A New Model for the Lifetime Care of Rescued Pigs
I wish I could say that there was some magical, bonding moment when we saw our first potbellied piglet. But, truth be known, the little piglet we went home with from the breeders was the first little piglet that the breeder could catch as a dozen or more little black shapes darted back and forth in their pen squealing at the top of their lungs.
Being of Irish blood, I named the pig Paddy Murphy…after the old Irish saying: “To be as Irish as Paddy Murphy’s pig”.
It took about two hours to realize that dealing with a piglet was nothing like dealing with a puppy or a kitten. It also became glaringly obvious that we knew absolutely nothing about pigs…especially how to keep a pig as a house pet. I am convinced that Paddy Murphy survived in spite of us rather than because of us…for we certainly made just about every mistake a pet pig parent can make. But Paddy Murphy was very patient as she worked to train us. Her desire to be outdoors was obvious, so I cut a “pet door” in the back door and Paddy Murphy became an “indoor/outdoor” pig…coming and going as she wished between the house and the large fenced back yard.
After a few months we decided that Paddy Murphy needed a companion pig. As fate would have it, one of my firefighters had discovered a young miniature pig running in his yard and had caught it with a fishing net. And so Damien Gilhooley (aka: Damien the Demon) came to live with us.
Soon the phone was ringing regularly with people asking us to take in miniature pigs. To this day I’m not sure how the word got out about us. But within a year or so we had something like 22 rescued pigs on our tiny acre and a half plot of land.
At this point I told my wife that we either had to quit taking in pigs or learn how to do pig rescue properly. We discovered a pig sanctuary in West VA…possibly the first true pig sanctuary in the US. We contacted them and started what would end up being about a two year internship with them as we learned as much as we could about pigs and how to operate a sanctuary. In the meantime we were searching for a bigger plot of land and finally settled on a 17-acre piece of land in Culpeper, VA.
We called our sanctuary Minipigs, Inc. At that time we took in only miniature pigs and, at one time, had over 200 rescued pigs living at the sanctuary. In the mid 1990’s one of our board members asked us to take in a young Yorkshire farm pig she had rescued. Babe had been born with a malformed and stiff rear leg and had been thrown in a ditch to die when our board member found her, brought her home and raised her. It wasn’t long before my wife and I were smitten with the “gentle giants” and realized that these marvelous creatures had precious few options if they managed to somehow escape slaughter by the tender age of 6 to 8 months. It also didn’t take us long to realize that 17 acres was woefully inadequate for a sanctuary that was rescuing farm pigs as well as the feisty miniature pigs.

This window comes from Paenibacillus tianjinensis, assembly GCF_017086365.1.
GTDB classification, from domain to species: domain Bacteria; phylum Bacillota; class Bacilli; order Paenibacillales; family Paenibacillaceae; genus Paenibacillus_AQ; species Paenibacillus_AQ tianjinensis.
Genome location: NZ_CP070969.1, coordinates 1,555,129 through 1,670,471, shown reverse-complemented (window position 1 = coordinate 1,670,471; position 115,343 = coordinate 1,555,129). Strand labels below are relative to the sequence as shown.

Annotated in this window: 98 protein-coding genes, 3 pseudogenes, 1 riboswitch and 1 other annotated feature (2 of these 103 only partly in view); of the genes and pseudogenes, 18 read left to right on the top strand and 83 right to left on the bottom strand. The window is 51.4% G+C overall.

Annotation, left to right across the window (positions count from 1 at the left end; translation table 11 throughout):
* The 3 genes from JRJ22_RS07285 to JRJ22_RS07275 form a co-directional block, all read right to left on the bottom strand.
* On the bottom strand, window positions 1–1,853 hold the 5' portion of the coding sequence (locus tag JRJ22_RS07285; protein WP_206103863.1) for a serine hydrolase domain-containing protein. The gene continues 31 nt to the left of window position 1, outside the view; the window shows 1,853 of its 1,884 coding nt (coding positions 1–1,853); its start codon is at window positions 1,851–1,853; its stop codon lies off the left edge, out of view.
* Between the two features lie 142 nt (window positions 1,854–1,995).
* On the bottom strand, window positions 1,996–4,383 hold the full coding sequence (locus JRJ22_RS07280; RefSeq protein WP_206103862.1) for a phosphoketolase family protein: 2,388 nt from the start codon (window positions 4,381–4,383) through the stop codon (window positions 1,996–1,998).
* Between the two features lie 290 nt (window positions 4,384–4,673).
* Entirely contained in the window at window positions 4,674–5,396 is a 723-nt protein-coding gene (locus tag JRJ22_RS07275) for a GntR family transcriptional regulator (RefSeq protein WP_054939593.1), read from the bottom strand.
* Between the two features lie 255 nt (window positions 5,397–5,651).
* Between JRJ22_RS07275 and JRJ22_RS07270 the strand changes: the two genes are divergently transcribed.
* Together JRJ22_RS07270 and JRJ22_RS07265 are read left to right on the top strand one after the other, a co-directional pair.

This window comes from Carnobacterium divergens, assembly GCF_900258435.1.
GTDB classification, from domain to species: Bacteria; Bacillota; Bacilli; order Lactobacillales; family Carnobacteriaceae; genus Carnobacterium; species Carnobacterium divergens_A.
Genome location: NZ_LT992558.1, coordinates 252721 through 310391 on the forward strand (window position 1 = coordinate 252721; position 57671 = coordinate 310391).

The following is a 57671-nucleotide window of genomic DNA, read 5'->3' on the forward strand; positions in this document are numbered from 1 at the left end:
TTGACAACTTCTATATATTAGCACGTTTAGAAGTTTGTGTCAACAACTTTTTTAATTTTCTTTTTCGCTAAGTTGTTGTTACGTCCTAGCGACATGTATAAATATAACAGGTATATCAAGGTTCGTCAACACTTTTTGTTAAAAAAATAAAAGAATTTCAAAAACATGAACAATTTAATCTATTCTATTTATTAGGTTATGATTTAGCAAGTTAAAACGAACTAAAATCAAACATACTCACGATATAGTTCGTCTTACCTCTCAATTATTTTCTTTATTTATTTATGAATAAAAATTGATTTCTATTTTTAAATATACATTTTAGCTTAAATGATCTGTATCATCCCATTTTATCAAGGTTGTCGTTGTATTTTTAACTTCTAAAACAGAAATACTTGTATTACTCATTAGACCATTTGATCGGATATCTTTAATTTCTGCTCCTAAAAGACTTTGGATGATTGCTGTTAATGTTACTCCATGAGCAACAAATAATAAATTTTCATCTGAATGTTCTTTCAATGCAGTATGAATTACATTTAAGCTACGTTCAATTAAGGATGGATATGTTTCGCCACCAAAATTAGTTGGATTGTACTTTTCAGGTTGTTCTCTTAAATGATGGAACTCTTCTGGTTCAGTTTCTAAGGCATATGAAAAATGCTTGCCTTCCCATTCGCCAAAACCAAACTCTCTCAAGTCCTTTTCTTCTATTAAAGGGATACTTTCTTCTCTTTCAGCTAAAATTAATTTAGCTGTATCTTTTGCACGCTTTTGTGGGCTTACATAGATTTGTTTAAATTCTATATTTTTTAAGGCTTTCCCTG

Since my retirement from the fire department was fast approaching, we began a search for a larger piece of land on which to build a different kind of sanctuary … a Pig Preserve. In late 2005 we found the perfect place in Jamestown, TN and in early 2006 we began relocating pigs and all of our farm equipment to the new sanctuary. Minipigs, Inc. was dissolved and, in its place, The Pig Preserve was formed.
To rescue pigs in need of sanctuary and to provide for them a safe, secure, healthy life in as natural an environment as is possible.
1. Secure funding through donors/grants
2. Create plan of succession; find someone to take the sanctuary over
3. Complete fencing of entire sanctuary
4. Maximize potential of the sanctuary (take in more animals, possibly buy more land in the surrounding area)
5. Build base of reliable and consistent volunteers/interns
6. Increase education and outreach both online and at our physical location
7. Establish special needs and quarantine area to provide a space for the animals incapable of being with our main herd
8. Create a veterinary intern program
The Pig Preserve is not normally open to visitors. This is both a ‘quality of life’ issue for the pigs as well as a biosecurity issue.
Some of The Preserve pigs come to us with long histories of abuse or maltreatment at the hand of humans. Others have never been socialized to humans. A number of the farm pigs weigh well in excess of 800-1000 pounds and they can be extremely rambunctious, especially when frightened or when they are interacting in groups. So, for their peace of mind (and ours) and for the safety of visitors, we generally do not allow visitors on The Preserve.
Biosecurity is always a major issue at any facility such as The Preserve. Visitors can, potentially, be transmission vectors for disease causing pathogens. To this end we have ‘people areas’, ‘pig access areas’ and ‘buffer areas’. We utilize foot washes and other decontamination procedures any time someone enters or leaves one of the pig access areas.
However, we will, occasionally, host visitors under special circumstances. Veterinary students doing research, long-term interns, special filming for documentaries, and Preserve donors and sponsors are all examples of visitors we will consider on a case-by-case basis. If you would like to visit The Preserve, you will need to contact us well in advance.